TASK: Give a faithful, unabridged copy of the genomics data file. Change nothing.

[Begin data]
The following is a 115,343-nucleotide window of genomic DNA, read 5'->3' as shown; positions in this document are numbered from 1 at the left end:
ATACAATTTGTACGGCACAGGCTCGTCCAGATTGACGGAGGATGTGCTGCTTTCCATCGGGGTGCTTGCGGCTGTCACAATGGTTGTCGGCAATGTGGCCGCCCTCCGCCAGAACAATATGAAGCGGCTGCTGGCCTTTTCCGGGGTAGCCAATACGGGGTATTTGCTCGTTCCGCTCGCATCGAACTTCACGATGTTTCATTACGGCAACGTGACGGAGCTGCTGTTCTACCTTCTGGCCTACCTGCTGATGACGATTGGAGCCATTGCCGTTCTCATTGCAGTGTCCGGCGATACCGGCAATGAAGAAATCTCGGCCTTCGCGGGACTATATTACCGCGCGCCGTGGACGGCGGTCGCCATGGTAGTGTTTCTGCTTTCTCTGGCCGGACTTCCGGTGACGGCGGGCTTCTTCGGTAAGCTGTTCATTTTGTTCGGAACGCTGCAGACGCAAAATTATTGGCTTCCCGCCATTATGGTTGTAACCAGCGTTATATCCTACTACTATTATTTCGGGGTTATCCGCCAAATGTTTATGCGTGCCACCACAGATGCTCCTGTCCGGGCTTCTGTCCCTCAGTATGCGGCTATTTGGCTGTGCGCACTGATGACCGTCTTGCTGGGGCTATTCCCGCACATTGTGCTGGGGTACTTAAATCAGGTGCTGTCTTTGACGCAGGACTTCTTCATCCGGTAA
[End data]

The following is a 115,343-nucleotide window of genomic DNA, read 5'->3' as shown; positions in this document are numbered from 1 at the left end:
ATACAATTTGTACGGCACAGGCTCGTCCAGATTGACGGAGGATGTGCTGCTTTCCATCGGGGTGCTTGCGGCTGTCACAATGGTTGTCGGCAATGTGGCCGCCCTCCGCCAGAACAATATGAAGCGGCTGCTGGCCTTTTCCGGGGTAGCCAATACGGGGTATTTGCTCGTTCCGCTCGCATCGAACTTCACGATGTTTCATTACGGCAACGTGACGGAGCTGCTGTTCTACCTTCTGGCCTACCTGCTGATGACGATTGGAGCCATTGCCGTTCTCATTGCAGTGTCCGGCGATACCGGCAATGAAGAAATCTCGGCCTTCGCGGGACTATATTACCGCGCGCCGTGGACGGCGGTCGCCATGGTAGTGTTTCTGCTTTCTCTGGCCGGACTTCCGGTGACGGCGGGCTTCTTCGGTAAGCTGTTCATTTTGTTCGGAACGCTGCAGACGCAAAATTATTGGCTTCCCGCCATTATGGTTGTAACCAGCGTTATATCCTACTACTATTATTTCGGGGTTATCCGCCAAATGTTTATGCGTGCCACCACAGATGCTCCTGTCCGGGCTTCTGTCCCTCAGTATGCGGCTATTTGGCTGTGCGCACTGATGACCGTCTTGCTGGGGCTATTCCCGCACATTGTGCTGGGGTACTTAAATCAGGTGCTGTCTTTGACGCAGGACTTCTTCATCCGGTAA